- As to why there could not be the same kind of holdup on the rebate cheques, Horgan suggested it came down to ICBC being more on the ball: “The difference between the COVID benefit and the ICBC rebate is ICBC engages with their policyholders annually,” the premier explained. “They have a lot of information. They know where people live. They can send cheques seamlessly.”
- Clearly, the need for seamless delivery was not foremost among the NDP leader’s priorities when he put the entire government into caretaker mode for an election, then concocted a half-baked promise of cash before Christmas.
- The NDP are playing politics with the rebate again, but at least this time, the cash will end up in the hands of the people who buy auto insurance, where it belongs.
- Jason Kenney has returned to doing almost weekly live Facebook Q&A sessions with his supporters.
- First let’s talk about why this is important: in the digital era there is no excuse as to why every elected official can’t set aside an hour at least once a month to do something like this online.
- Jason Kenney does it almost weekly and it’s a great opportunity to take the pulse of any politician's core base.
- Justin Trudeau could do it, Erin O’Toole could do it to great benefit, and it highlights just what the true mood of the population is.
- In Alberta, questions range from when are we getting vaccinated to whether or not COVID-19 is actually a threat.
- City News reported this week on one Jason Kenney’s Q&A sessions saying that he needs to be “crystal clear” and could be “even more clear” in discrediting misinformation.
- First, he was asked a question about what he’s going to do to battle the Great Reset, which is an idea that the IMF actually mentions.
- He said that he would do everything politically and from an ideological perspective to fight what Justin Trudeau has in mind for a Great Reset and he categorically disagrees with Great Reset proponents.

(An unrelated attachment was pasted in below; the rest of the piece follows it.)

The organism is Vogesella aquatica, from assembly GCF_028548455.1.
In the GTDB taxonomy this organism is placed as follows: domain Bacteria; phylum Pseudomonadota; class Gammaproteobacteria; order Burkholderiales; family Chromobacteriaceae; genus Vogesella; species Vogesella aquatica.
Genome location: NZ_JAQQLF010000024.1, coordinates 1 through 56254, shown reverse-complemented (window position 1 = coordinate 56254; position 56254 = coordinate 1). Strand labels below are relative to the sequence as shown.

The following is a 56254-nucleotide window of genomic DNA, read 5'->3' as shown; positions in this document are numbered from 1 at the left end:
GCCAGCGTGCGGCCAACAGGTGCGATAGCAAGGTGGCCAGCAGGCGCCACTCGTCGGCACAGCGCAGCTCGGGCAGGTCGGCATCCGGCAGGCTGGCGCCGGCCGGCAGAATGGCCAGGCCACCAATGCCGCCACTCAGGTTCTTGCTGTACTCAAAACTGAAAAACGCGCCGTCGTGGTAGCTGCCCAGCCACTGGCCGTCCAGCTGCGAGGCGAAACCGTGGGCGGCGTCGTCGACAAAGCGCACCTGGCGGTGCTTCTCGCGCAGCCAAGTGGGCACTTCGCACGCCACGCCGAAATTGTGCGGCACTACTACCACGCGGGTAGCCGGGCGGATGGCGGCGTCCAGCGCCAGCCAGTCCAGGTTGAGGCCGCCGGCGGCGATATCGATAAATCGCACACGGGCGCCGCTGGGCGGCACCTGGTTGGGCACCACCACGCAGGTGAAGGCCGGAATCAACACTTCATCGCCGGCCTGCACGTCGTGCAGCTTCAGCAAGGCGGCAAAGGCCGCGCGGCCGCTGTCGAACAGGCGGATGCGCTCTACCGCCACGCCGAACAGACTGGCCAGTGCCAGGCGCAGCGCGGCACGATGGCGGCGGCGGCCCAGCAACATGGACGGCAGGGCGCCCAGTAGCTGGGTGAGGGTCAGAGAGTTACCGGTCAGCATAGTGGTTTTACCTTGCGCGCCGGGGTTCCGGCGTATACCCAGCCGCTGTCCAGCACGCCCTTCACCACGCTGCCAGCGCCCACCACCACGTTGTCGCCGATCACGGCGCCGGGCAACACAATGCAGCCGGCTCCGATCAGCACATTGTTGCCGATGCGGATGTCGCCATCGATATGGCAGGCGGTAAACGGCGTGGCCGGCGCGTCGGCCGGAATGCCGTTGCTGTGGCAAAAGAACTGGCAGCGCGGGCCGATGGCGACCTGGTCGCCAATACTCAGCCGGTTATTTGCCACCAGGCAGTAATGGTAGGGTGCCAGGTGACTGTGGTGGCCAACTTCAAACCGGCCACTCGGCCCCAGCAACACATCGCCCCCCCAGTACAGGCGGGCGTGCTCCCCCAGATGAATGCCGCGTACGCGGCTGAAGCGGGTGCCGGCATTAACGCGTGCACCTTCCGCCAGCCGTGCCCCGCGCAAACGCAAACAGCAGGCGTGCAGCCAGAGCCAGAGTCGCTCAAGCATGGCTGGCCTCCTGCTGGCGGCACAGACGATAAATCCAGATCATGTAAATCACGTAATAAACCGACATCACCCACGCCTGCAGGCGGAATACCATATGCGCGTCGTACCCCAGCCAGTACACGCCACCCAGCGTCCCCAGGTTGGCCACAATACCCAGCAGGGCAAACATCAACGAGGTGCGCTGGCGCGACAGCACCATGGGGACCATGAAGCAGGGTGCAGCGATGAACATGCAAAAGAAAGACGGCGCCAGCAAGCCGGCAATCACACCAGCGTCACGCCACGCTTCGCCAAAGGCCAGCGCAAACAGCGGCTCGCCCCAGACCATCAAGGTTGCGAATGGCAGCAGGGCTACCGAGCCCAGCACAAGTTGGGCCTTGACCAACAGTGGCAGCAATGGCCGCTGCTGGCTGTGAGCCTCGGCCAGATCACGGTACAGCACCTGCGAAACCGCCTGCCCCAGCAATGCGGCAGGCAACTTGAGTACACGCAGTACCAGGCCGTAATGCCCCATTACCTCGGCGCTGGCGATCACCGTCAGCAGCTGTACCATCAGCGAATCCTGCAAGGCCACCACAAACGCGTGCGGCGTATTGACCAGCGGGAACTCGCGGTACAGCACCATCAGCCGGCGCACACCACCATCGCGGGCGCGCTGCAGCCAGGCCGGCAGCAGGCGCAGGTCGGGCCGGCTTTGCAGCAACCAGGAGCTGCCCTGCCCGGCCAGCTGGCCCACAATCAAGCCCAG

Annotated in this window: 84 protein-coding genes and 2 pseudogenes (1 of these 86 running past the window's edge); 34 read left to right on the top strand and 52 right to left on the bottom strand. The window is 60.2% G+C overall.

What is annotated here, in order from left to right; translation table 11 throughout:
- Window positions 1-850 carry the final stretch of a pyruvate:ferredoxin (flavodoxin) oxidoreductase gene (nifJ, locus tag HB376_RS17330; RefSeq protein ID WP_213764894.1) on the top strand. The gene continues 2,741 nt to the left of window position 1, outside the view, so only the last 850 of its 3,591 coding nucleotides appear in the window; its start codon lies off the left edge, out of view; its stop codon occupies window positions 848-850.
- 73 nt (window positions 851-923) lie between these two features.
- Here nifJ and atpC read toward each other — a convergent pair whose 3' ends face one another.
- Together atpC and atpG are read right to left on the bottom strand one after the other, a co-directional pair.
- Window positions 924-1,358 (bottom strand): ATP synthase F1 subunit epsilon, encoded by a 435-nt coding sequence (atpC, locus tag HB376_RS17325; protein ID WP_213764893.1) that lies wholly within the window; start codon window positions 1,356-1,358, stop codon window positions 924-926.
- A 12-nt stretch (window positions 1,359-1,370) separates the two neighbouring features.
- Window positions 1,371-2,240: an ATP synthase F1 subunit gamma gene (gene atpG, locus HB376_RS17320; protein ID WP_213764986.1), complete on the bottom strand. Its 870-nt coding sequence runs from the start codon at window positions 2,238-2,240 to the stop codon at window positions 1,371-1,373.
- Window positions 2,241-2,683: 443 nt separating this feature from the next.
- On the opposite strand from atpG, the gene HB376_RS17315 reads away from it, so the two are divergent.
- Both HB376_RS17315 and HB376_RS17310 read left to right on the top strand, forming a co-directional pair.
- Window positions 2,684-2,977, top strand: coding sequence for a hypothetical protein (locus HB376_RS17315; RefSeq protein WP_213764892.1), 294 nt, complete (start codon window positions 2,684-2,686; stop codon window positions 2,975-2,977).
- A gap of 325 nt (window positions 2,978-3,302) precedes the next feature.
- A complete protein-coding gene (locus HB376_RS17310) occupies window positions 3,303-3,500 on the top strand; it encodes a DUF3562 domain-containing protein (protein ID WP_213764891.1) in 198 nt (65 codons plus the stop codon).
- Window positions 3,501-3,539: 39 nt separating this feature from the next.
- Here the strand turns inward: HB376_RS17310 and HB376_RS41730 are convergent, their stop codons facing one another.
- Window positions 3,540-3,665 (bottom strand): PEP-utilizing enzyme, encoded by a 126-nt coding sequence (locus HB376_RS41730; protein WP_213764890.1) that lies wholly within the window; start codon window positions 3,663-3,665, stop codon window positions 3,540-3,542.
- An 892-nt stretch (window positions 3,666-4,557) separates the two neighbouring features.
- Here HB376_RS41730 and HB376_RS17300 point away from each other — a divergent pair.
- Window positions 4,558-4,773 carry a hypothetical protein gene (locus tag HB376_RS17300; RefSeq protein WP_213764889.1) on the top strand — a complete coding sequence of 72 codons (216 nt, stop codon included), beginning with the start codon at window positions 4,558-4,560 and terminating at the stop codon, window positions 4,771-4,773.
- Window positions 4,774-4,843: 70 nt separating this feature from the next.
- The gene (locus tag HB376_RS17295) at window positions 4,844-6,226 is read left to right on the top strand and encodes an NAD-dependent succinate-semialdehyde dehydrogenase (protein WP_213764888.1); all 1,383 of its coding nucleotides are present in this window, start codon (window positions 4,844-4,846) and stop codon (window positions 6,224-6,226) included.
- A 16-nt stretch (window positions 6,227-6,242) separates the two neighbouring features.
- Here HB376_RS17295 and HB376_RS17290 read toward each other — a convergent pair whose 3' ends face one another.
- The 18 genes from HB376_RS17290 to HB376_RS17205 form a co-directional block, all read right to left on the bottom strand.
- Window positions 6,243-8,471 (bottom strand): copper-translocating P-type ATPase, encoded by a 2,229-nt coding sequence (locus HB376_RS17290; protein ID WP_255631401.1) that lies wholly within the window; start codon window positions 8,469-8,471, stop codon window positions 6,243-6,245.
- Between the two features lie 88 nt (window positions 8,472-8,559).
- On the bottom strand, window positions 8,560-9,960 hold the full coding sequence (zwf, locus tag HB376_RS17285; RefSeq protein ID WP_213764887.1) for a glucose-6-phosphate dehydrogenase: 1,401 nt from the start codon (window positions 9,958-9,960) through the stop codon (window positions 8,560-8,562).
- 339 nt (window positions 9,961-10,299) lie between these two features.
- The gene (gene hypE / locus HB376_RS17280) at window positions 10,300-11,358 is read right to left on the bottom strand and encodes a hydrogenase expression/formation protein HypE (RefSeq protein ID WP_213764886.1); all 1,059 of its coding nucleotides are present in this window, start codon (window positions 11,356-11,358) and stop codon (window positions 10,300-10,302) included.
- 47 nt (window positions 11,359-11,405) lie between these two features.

- He was also asked if he thought COVID-19 was a conspiracy to train the population to accept future demands by a socialist government.
- “It’s not Justin Trudeau, it’s not the great reset, it’s not QANON, it’s not a conspiracy. It is just a reality. And folks, for those of you who are in deep denial about this, wake up and smell the coffee. Alright? That is not a conspiracy, it is not politics, it’s not a preference, it’s not fake news. It’s cold, hard numbers.”
- He also jokingly said, “You have the luxury of circulating the conspiracy theories, and hey, everyone needs a hobby, so go for it.”
- This is the passage that Timothy Caulfield, Canada Research Chair of Health Law and Policy at the University of Alberta took issue with and said he needs to go further and not leave any ambiguity.
- We've linked to the relevant section of the Q&A in our supplementals.
- Now, we can also talk about the pandemic, the number one question that comes up is when are things going to open up?
- Jason Kenney was panned in late 2020 for not acting quick enough or drastic enough in the eyes of many but he also addressed why he’s not adopting an approach of total openness like South Dakota in the United States.
- He said that it boiled down to ensuring that everyone else who is not sick can still access healthcare and that as Premier, he’s trying to keep as many people alive as possible.
- He said that while yes, South Dakotans have their freedom, their per capita death rate is almost 5x higher than that of Alberta.
- That would mean 8,000 deaths in our province.
- Jason Kenney is in a precarious position because there are many people in rural Alberta who do favour this approach and politically are further to the right than Jason Kenney.
- There are also those in the cities who are further to the left than Jason Kenney.
- Albertans can decide for themselves if 8,000 deaths compared to the 1,700 or so we have currently would be worth our freedoms.
- Jason Kenney and the UCP need to hope that the pandemic is well in the rear view mirror by 2023 as running in the centre in Alberta helps no one.
- Put simply he can’t anger Calgary should they decide to go back to the NDP and he needs to hope that those to the right stick with the UCP and not move to the Wildrose independence party.